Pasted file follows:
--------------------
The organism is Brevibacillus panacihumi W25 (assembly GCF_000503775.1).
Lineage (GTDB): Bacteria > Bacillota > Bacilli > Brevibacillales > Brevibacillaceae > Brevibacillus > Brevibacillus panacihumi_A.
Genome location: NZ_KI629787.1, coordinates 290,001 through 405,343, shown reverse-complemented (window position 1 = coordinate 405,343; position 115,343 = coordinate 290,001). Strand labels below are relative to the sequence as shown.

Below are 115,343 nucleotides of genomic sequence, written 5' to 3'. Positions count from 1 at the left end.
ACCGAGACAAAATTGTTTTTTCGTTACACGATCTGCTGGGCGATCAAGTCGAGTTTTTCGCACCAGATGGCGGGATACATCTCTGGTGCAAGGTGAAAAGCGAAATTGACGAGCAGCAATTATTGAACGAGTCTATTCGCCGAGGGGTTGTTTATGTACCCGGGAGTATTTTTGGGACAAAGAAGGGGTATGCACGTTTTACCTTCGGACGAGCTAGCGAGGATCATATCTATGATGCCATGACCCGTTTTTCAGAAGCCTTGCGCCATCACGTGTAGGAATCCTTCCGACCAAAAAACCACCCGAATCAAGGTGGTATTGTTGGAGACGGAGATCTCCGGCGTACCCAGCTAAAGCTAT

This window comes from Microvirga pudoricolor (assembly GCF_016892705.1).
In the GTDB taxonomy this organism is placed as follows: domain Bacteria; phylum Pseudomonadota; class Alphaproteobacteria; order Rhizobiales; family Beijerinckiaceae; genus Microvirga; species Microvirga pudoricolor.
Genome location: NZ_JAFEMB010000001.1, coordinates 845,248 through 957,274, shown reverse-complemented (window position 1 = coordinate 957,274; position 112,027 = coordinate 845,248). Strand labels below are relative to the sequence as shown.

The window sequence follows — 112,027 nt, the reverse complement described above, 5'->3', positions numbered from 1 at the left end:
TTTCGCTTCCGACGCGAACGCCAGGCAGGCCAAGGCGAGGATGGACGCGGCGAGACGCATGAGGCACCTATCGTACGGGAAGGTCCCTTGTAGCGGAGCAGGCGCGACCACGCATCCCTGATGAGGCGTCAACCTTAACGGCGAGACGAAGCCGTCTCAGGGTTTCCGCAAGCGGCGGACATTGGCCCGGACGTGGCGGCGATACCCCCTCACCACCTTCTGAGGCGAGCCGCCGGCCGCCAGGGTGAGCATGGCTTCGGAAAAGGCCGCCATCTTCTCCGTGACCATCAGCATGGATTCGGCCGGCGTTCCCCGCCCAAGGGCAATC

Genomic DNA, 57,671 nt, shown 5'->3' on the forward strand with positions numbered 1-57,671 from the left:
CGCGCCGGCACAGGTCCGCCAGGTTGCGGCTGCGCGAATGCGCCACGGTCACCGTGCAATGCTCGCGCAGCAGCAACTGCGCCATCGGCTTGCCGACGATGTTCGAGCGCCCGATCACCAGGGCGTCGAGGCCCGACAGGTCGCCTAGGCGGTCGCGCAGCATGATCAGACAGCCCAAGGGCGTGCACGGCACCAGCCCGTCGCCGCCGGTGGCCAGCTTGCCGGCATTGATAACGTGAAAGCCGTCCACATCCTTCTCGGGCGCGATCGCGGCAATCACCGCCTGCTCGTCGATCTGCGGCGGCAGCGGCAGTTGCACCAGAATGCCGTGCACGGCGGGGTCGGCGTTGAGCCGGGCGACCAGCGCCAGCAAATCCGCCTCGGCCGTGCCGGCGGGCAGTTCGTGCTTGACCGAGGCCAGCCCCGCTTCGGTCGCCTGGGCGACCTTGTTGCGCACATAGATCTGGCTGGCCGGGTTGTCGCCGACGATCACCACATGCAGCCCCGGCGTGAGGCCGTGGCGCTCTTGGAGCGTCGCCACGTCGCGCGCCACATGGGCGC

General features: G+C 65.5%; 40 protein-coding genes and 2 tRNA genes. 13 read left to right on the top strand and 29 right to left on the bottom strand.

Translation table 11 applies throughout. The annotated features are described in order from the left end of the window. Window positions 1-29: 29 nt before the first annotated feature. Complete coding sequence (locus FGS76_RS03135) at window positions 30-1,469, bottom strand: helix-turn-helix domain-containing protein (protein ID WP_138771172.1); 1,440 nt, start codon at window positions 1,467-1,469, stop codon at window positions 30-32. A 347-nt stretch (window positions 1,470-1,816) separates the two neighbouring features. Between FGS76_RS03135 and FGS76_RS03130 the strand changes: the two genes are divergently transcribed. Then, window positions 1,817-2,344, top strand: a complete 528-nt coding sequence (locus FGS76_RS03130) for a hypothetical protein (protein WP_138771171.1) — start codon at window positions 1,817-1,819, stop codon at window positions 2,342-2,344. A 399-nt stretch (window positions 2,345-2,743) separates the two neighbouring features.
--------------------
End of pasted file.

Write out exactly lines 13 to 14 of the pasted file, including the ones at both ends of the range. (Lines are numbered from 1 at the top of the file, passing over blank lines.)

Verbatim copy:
General features: G+C 65.5%; 40 protein-coding genes and 2 tRNA genes. 13 read left to right on the top strand and 29 right to left on the bottom strand.

Translation table 11 applies throughout. The annotated features are described in order from the left end of the window. Window positions 1-29: 29 nt before the first annotated feature. Complete coding sequence (locus FGS76_RS03135) at window positions 30-1,469, bottom strand: helix-turn-helix domain-containing protein (protein ID WP_138771172.1); 1,440 nt, start codon at window positions 1,467-1,469, stop codon at window positions 30-32. A 347-nt stretch (window positions 1,470-1,816) separates the two neighbouring features. Between FGS76_RS03135 and FGS76_RS03130 the strand changes: the two genes are divergently transcribed. Then, window positions 1,817-2,344, top strand: a complete 528-nt coding sequence (locus FGS76_RS03130) for a hypothetical protein (protein WP_138771171.1) — start codon at window positions 1,817-1,819, stop codon at window positions 2,342-2,344. A 399-nt stretch (window positions 2,345-2,743) separates the two neighbouring features.